A bachelor's degree typically is required for those who want to work as a choir director. Those who work in public schools may need a teaching license or certification. For more information, see the profiles on teachers.

There are no specific educational requirements for those interested in writing popular music. These composers usually find employment by submitting recordings of their compositions to bands, singers, record companies, and movie studios. Composers may promote themselves through personal websites, social media, or online video or audio of their musical work.

Important Qualities for Music Directors and Composers

Discipline. Talent is not enough for most music directors and composers to find employment in this field. They must constantly practice and seek to improve their technique and style.

Interpersonal skills. Music directors and composers need to work with agents, musicians, and recording studio personnel. Being friendly, respectful, and open to criticism as well as praise, while enjoying being with others, can help music directors and composers work well with a variety of people.

Leadership. Music directors and composers must guide musicians and singers by preparing musical arrangements and helping them achieve the best possible sound.

Musical talent. To become a music director or composer, one must have musical talent.

Perseverance. Music directors and composers need determination to continue submitting their compositions after receiving rejections. Also, reviewing auditions can be frustrating because it may take many different auditions to find the best musicians.

Promotional skills. Music directors and composers need to promote their performances through local communities, word of mouth, and social media platforms. Good self-promotional skills are helpful in building a fan base and getting more work opportunities.

Music Directors and Composer Training

Music directors and composers typically begin their musical training at a young age by learning to play an instrument or singing, and perhaps performing as a musician or singer. Music directors and composers who are interested in classical music may seek additional training through music camps and fellowships. These programs provide participants with classes, lessons, and performance opportunities.

Work Experience in a Related Occupation for Music Directors and Composers

Music directors and composers often work as musicians or singers in a group, a choir, or an orchestra before they take on a leadership role. They use this time to master their instrument and gain an understanding of how the group functions. For more information, see the profile on musicians and singers.

Music Director and Composer Salaries[About this section] [More salary/earnings info] [To Top]

The median annual wage for music directors and composers is $50,110. The median wage is the wage at which half the workers in an occupation earned more than that amount and half earned less. The lowest 10 percent earned less than $20,820, and the highest 10 percent earned more than $106,700.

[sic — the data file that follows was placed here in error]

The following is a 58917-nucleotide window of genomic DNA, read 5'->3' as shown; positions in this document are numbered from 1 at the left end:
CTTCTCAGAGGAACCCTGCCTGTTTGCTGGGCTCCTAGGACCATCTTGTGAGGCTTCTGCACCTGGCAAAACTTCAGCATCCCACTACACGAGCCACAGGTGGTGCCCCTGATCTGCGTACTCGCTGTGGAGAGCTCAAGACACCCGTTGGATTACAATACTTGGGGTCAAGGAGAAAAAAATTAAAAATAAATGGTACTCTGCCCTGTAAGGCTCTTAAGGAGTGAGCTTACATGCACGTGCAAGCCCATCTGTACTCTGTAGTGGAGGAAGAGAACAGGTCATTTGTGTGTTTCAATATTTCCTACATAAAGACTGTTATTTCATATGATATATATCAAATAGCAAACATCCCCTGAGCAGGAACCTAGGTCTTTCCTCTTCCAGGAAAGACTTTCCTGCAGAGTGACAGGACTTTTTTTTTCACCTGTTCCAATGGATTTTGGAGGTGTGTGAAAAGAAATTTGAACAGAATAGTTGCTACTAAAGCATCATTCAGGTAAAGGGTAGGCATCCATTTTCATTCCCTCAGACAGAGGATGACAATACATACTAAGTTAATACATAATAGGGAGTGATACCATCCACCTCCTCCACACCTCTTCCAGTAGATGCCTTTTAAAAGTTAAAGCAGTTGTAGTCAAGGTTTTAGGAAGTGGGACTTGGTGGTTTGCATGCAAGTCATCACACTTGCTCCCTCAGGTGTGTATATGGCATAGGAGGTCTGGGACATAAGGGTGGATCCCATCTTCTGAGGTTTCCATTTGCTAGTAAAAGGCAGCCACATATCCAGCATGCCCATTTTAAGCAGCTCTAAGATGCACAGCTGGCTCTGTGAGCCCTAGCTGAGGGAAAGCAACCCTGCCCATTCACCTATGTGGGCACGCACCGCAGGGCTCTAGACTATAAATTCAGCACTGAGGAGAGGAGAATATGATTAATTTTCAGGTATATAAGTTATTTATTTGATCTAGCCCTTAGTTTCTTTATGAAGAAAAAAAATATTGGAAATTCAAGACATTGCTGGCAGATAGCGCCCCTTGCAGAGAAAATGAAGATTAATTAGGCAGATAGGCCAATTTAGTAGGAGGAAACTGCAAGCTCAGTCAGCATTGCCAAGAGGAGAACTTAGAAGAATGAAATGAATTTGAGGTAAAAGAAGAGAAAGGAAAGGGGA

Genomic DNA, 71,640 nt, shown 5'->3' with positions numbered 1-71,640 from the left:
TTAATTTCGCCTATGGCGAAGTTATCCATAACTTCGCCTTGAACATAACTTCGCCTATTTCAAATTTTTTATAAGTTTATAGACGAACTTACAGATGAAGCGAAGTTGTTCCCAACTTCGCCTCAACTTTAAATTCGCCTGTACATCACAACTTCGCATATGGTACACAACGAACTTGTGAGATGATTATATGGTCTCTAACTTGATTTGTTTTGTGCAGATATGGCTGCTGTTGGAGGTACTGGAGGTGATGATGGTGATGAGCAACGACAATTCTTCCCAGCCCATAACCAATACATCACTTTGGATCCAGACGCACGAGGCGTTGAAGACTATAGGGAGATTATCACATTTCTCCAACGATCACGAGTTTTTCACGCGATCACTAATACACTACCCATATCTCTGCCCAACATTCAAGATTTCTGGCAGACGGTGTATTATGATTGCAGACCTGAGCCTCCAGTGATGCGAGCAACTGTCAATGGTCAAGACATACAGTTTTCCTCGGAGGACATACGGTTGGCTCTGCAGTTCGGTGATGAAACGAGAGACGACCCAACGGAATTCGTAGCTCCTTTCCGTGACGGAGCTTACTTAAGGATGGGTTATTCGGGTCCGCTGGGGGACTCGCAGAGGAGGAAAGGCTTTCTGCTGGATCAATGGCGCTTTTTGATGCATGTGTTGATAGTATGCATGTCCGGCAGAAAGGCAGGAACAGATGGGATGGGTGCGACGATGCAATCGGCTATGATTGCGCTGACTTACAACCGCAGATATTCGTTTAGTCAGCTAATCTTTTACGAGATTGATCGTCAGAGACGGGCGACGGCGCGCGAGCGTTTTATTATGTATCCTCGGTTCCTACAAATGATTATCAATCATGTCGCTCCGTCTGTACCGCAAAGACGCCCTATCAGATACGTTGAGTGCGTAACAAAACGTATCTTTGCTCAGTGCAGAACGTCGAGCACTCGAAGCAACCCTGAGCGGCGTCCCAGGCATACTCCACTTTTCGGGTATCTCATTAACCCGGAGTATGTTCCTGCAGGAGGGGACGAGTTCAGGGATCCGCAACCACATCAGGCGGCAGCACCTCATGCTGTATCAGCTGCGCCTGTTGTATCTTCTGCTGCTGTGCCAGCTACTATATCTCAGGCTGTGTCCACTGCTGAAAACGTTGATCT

The median annual wages for music directors and composers in the top industries in which they work are as follows:

Performing arts companies $55,130
Elementary and secondary schools; state, local, and private 53,740
Religious, grantmaking, civic, professional, and similar organizations 39,900

Rehearsals and recording sessions are commonly held during business hours, but performances take place most often on nights and weekends. Because music writing is done primarily independently, composers may be able to set their own schedules.

Job Outlook for Music Directors and Composers[About this section] [To Top]

Employment of music directors and composers is projected to grow 6 percent over the next ten years, about as fast as the average for all occupations.

The number of people attending musical performances, such as symphonies and concerts, and theatrical performances, such as ballets and musical theater, is expected to remain steady. Music directors will be needed to lead orchestras for concerts and musical theater performances. They also will conduct the music that accompanies ballet troupes and opera companies.

In addition, there will likely be a need for composers to write original music and arrange known works for performances. Composers will be needed as well to write film scores and music for television and commercials.

However, growth is expected to be limited because orchestras, opera companies, and other musical groups can have difficulty getting funds. Some music groups are nonprofit organizations that rely on donations and corporate sponsorships, in addition to ticket sales, to fund their work. These organizations often have difficulty finding enough money to cover their expenses. In addition, growth may be limited for music directors in schools due to struggles with school funding, and music programs may be cut.

Job Prospects for Music Directors and Composers

Despite expected growth, tough competition for jobs is anticipated because of the large number of people interested in entering this field. In particular, there will be considerable competition for full-time music director and composer positions. Candidates with exceptional musical talent and dedication should have the best opportunities.

Music directors and composers may experience periods without work. During these times, they may work in other occupations, give music lessons, attend auditions, or write music.

Employment projections data for Music Directors and Composers, 2016-26
Occupational Title Employment, 2016 Projected Employment, 2026 Change, 2016-26
Percent Numeric
Music directors and composers 74,800 79,400 6 4,600


*Some content used by permission of the Bureau of Labor Statistics, U.S. Department of Labor.